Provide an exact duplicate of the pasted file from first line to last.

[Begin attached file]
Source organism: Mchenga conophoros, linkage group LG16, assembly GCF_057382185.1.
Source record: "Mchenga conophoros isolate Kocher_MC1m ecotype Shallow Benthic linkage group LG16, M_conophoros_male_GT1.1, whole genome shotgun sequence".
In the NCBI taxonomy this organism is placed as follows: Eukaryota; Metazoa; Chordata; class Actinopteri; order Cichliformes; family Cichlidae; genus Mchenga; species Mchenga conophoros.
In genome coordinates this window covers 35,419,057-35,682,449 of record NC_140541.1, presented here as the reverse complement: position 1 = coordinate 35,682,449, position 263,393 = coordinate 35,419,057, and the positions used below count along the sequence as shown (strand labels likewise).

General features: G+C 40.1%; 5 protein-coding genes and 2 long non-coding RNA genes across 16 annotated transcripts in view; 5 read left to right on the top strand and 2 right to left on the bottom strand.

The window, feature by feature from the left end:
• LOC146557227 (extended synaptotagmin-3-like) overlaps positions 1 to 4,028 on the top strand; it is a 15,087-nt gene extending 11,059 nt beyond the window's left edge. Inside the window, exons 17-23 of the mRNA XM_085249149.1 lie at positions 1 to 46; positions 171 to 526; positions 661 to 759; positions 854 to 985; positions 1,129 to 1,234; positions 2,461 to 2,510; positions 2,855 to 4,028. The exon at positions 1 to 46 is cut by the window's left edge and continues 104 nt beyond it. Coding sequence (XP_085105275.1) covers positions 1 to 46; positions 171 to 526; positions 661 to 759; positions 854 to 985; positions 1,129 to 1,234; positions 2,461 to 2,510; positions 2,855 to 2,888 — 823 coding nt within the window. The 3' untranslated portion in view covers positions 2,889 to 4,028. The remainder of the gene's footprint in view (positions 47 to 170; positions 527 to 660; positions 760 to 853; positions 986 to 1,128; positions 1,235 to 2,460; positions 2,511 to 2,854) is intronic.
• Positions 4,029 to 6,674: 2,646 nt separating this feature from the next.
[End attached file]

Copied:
Source organism: Mchenga conophoros, linkage group LG16, assembly GCF_057382185.1.
Source record: "Mchenga conophoros isolate Kocher_MC1m ecotype Shallow Benthic linkage group LG16, M_conophoros_male_GT1.1, whole genome shotgun sequence".
In the NCBI taxonomy this organism is placed as follows: Eukaryota; Metazoa; Chordata; class Actinopteri; order Cichliformes; family Cichlidae; genus Mchenga; species Mchenga conophoros.
In genome coordinates this window covers 35,419,057-35,682,449 of record NC_140541.1, presented here as the reverse complement: position 1 = coordinate 35,682,449, position 263,393 = coordinate 35,419,057, and the positions used below count along the sequence as shown (strand labels likewise).

General features: G+C 40.1%; 5 protein-coding genes and 2 long non-coding RNA genes across 16 annotated transcripts in view; 5 read left to right on the top strand and 2 right to left on the bottom strand.

The window, feature by feature from the left end:
• LOC146557227 (extended synaptotagmin-3-like) overlaps positions 1 to 4,028 on the top strand; it is a 15,087-nt gene extending 11,059 nt beyond the window's left edge. Inside the window, exons 17-23 of the mRNA XM_085249149.1 lie at positions 1 to 46; positions 171 to 526; positions 661 to 759; positions 854 to 985; positions 1,129 to 1,234; positions 2,461 to 2,510; positions 2,855 to 4,028. The exon at positions 1 to 46 is cut by the window's left edge and continues 104 nt beyond it. Coding sequence (XP_085105275.1) covers positions 1 to 46; positions 171 to 526; positions 661 to 759; positions 854 to 985; positions 1,129 to 1,234; positions 2,461 to 2,510; positions 2,855 to 2,888 — 823 coding nt within the window. The 3' untranslated portion in view covers positions 2,889 to 4,028. The remainder of the gene's footprint in view (positions 47 to 170; positions 527 to 660; positions 760 to 853; positions 986 to 1,128; positions 1,235 to 2,460; positions 2,511 to 2,854) is intronic.
• Positions 4,029 to 6,674: 2,646 nt separating this feature from the next.